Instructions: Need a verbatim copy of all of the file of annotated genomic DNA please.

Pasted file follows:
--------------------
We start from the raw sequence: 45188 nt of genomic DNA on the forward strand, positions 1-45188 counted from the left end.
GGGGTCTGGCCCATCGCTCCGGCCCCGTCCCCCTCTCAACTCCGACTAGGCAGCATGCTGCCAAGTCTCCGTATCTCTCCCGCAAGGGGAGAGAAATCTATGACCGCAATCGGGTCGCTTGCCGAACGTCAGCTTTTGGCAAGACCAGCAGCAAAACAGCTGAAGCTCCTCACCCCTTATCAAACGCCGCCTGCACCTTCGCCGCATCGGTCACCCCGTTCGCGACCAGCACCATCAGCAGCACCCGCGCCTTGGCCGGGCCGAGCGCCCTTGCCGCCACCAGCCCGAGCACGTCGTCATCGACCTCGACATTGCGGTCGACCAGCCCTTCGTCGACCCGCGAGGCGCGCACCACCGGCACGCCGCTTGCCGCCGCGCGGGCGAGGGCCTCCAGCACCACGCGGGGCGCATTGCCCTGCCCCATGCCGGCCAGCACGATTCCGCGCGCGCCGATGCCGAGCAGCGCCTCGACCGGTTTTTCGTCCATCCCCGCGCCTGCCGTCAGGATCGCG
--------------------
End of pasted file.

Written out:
We start from the raw sequence: 45188 nt of genomic DNA on the forward strand, positions 1-45188 counted from the left end.
GGGGTCTGGCCCATCGCTCCGGCCCCGTCCCCCTCTCAACTCCGACTAGGCAGCATGCTGCCAAGTCTCCGTATCTCTCCCGCAAGGGGAGAGAAATCTATGACCGCAATCGGGTCGCTTGCCGAACGTCAGCTTTTGGCAAGACCAGCAGCAAAACAGCTGAAGCTCCTCACCCCTTATCAAACGCCGCCTGCACCTTCGCCGCATCGGTCACCCCGTTCGCGACCAGCACCATCAGCAGCACCCGCGCCTTGGCCGGGCCGAGCGCCCTTGCCGCCACCAGCCCGAGCACGTCGTCATCGACCTCGACATTGCGGTCGACCAGCCCTTCGTCGACCCGCGAGGCGCGCACCACCGGCACGCCGCTTGCCGCCGCGCGGGCGAGGGCCTCCAGCACCACGCGGGGCGCATTGCCCTGCCCCATGCCGGCCAGCACGATTCCGCGCGCGCCGATGCCGAGCAGCGCCTCGACCGGTTTTTCGTCCATCCCCGCGCCTGCCGTCAGGATCGCG